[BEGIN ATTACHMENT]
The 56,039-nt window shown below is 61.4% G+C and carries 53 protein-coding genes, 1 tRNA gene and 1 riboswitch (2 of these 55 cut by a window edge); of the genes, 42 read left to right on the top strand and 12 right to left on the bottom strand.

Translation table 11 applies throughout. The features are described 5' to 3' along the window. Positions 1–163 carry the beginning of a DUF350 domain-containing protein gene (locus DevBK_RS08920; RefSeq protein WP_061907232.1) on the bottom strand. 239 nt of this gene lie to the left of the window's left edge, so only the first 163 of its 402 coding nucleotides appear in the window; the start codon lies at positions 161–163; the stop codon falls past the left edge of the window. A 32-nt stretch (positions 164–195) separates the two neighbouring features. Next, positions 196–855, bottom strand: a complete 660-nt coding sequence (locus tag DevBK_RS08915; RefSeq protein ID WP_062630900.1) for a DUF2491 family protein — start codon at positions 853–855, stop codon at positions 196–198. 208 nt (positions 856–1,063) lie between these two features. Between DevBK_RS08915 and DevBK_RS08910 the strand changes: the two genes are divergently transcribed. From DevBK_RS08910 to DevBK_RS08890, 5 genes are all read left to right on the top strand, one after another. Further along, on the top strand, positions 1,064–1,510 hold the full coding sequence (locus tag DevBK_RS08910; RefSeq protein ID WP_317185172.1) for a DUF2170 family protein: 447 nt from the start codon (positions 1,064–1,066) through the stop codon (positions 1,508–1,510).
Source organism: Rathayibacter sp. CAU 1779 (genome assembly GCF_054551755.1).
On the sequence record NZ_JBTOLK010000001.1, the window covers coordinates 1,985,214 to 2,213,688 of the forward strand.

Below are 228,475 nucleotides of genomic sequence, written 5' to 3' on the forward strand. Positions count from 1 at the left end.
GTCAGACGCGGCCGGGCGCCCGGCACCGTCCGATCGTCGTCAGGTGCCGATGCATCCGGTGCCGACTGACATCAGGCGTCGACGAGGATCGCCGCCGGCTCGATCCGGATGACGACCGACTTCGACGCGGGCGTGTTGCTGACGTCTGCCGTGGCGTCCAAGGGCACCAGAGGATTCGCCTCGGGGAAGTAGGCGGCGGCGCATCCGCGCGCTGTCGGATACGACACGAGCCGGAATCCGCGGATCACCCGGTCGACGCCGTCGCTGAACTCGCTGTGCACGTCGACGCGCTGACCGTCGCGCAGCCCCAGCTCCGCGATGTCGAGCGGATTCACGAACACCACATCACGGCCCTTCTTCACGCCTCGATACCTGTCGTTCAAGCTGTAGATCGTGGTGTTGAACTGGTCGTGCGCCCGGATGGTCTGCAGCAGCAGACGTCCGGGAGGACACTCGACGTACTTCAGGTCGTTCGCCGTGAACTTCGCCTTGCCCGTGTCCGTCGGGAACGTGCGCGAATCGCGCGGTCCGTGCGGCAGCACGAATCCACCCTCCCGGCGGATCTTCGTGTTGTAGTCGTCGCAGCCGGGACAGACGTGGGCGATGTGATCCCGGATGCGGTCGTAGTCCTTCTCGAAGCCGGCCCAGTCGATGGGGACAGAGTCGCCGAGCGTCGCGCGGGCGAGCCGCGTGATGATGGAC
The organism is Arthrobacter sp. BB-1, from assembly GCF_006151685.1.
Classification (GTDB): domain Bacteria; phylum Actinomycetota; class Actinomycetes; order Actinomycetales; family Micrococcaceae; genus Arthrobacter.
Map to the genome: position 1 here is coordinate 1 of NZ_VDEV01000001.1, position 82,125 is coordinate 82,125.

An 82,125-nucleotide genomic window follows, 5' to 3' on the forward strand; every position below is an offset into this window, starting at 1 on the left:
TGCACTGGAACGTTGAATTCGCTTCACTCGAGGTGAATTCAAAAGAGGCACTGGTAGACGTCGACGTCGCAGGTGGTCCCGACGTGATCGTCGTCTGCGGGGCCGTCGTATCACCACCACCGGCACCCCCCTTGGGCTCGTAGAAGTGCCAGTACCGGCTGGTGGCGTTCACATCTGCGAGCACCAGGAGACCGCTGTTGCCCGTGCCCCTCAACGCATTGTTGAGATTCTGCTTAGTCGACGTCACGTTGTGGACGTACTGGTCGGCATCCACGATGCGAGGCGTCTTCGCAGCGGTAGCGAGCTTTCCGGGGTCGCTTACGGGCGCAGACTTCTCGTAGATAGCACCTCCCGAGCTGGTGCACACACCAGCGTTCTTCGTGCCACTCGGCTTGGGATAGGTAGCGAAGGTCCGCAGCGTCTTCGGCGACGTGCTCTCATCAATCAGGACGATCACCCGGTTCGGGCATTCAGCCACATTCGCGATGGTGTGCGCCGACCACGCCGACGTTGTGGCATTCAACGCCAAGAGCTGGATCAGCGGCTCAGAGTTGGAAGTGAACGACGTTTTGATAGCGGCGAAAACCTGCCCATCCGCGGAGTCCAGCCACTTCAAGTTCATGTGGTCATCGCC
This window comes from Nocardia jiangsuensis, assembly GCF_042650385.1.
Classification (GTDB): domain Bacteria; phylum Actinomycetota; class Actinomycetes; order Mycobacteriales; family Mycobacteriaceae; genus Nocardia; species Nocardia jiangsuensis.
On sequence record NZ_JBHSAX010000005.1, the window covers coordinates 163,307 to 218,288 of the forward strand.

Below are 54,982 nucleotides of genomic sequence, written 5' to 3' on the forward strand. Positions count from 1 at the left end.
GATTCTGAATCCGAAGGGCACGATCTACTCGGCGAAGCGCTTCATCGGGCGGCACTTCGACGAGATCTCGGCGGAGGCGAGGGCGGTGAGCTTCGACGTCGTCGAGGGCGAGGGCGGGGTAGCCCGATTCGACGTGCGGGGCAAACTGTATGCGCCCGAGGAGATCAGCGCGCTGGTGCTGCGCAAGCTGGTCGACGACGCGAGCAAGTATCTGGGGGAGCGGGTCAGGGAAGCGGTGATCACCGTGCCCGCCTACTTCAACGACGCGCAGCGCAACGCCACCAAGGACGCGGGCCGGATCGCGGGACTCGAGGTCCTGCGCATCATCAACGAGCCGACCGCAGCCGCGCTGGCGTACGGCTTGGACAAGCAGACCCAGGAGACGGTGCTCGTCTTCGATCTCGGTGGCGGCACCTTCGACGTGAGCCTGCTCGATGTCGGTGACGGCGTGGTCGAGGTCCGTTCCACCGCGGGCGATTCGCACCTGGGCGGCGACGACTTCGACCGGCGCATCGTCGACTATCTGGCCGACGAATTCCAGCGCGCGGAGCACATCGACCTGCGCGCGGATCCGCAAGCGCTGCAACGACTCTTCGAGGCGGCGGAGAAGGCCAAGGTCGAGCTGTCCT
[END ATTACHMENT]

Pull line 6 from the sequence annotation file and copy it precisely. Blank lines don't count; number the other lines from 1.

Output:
GTCAGACGCGGCCGGGCGCCCGGCACCGTCCGATCGTCGTCAGGTGCCGATGCATCCGGTGCCGACTGACATCAGGCGTCGACGAGGATCGCCGCCGGCTCGATCCGGATGACGACCGACTTCGACGCGGGCGTGTTGCTGACGTCTGCCGTGGCGTCCAAGGGCACCAGAGGATTCGCCTCGGGGAAGTAGGCGGCGGCGCATCCGCGCGCTGTCGGATACGACACGAGCCGGAATCCGCGGATCACCCGGTCGACGCCGTCGCTGAACTCGCTGTGCACGTCGACGCGCTGACCGTCGCGCAGCCCCAGCTCCGCGATGTCGAGCGGATTCACGAACACCACATCACGGCCCTTCTTCACGCCTCGATACCTGTCGTTCAAGCTGTAGATCGTGGTGTTGAACTGGTCGTGCGCCCGGATGGTCTGCAGCAGCAGACGTCCGGGAGGACACTCGACGTACTTCAGGTCGTTCGCCGTGAACTTCGCCTTGCCCGTGTCCGTCGGGAACGTGCGCGAATCGCGCGGTCCGTGCGGCAGCACGAATCCACCCTCCCGGCGGATCTTCGTGTTGTAGTCGTCGCAGCCGGGACAGACGTGGGCGATGTGATCCCGGATGCGGTCGTAGTCCTTCTCGAAGCCGGCCCAGTCGATGGGGACAGAGTCGCCGAGCGTCGCGCGGGCGAGCCGCGTGATGATGGAC